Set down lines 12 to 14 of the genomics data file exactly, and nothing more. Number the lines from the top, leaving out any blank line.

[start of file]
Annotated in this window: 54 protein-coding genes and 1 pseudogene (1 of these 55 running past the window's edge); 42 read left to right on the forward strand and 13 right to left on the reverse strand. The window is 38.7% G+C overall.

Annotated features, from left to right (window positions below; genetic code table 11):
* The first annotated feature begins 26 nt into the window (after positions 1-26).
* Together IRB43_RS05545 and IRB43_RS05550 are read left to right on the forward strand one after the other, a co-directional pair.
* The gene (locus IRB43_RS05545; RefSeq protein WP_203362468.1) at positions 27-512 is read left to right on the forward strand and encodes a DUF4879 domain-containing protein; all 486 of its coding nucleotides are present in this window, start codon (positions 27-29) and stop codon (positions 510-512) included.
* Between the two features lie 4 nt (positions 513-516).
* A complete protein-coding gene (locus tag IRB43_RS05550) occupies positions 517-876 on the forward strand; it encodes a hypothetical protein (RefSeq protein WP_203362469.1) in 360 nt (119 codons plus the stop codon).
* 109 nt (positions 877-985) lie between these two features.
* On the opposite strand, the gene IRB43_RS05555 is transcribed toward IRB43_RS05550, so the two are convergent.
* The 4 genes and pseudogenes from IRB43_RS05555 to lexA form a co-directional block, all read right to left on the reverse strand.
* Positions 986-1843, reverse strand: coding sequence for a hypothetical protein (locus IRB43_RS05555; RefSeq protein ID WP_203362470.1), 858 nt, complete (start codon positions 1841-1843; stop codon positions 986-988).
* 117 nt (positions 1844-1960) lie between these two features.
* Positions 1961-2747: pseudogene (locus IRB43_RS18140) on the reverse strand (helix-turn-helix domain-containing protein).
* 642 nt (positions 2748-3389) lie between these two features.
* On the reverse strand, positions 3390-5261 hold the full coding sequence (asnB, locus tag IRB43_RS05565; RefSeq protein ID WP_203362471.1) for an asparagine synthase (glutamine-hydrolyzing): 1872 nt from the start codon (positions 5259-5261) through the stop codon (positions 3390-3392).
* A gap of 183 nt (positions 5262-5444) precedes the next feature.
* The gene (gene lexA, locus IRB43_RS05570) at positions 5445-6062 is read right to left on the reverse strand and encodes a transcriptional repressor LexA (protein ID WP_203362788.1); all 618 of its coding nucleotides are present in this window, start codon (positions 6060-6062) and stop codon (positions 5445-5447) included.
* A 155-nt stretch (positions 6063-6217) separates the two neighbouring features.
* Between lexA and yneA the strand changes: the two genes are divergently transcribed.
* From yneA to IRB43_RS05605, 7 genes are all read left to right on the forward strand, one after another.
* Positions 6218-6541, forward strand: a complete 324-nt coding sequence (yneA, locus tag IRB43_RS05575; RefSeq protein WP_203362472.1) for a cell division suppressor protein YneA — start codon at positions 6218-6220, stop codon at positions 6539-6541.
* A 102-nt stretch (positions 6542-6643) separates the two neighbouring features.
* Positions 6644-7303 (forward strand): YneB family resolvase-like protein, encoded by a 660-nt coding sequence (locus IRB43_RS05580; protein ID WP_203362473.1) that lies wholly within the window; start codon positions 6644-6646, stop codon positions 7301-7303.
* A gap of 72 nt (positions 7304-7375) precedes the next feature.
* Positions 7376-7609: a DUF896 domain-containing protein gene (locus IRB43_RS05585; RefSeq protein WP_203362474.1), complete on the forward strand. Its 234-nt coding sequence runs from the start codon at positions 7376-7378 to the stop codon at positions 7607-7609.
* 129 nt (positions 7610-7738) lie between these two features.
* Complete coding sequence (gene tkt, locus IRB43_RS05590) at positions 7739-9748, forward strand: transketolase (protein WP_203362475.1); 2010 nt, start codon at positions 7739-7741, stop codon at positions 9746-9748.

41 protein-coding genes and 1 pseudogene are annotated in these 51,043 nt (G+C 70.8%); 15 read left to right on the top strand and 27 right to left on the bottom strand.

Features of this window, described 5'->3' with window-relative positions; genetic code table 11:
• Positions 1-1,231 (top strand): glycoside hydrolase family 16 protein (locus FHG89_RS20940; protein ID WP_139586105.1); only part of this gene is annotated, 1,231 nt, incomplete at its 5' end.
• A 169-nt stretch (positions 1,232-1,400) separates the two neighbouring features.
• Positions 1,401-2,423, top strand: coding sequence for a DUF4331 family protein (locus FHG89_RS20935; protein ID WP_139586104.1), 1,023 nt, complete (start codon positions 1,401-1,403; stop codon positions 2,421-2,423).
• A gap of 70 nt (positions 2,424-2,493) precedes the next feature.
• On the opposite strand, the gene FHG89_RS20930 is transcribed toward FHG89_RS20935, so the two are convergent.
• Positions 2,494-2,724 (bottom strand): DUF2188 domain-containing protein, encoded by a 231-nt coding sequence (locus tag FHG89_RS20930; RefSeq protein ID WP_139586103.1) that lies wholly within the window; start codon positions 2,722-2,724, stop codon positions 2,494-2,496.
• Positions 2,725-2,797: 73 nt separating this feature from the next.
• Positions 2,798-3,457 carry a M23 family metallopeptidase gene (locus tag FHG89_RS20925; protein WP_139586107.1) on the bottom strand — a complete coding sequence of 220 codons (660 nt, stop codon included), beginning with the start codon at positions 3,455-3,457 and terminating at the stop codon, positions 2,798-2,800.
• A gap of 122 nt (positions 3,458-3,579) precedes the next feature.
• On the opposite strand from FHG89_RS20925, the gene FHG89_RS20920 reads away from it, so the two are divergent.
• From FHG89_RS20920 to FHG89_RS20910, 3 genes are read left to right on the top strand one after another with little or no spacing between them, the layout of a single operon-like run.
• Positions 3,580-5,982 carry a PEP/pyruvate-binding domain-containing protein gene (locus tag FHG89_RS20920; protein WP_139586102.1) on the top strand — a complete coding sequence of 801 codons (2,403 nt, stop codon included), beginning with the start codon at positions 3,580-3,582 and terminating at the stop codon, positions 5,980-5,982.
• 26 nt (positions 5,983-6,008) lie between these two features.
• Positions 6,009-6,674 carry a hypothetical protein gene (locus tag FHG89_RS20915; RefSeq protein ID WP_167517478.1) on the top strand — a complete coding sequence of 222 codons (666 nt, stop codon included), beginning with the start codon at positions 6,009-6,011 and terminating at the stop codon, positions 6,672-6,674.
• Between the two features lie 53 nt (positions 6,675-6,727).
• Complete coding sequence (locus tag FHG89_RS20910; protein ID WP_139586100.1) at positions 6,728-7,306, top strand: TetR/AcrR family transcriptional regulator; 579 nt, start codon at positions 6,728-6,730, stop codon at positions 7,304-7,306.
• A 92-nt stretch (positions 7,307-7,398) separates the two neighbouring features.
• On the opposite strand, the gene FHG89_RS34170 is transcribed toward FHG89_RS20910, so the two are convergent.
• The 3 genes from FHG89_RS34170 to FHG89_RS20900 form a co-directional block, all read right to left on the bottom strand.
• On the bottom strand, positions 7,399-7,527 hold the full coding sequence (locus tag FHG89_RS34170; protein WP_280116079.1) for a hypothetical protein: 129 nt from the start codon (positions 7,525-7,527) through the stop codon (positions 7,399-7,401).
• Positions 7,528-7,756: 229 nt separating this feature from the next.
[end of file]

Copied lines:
* 117 nt (positions 1844-1960) lie between these two features.
* Positions 1961-2747: pseudogene (locus IRB43_RS18140) on the reverse strand (helix-turn-helix domain-containing protein).
* 642 nt (positions 2748-3389) lie between these two features.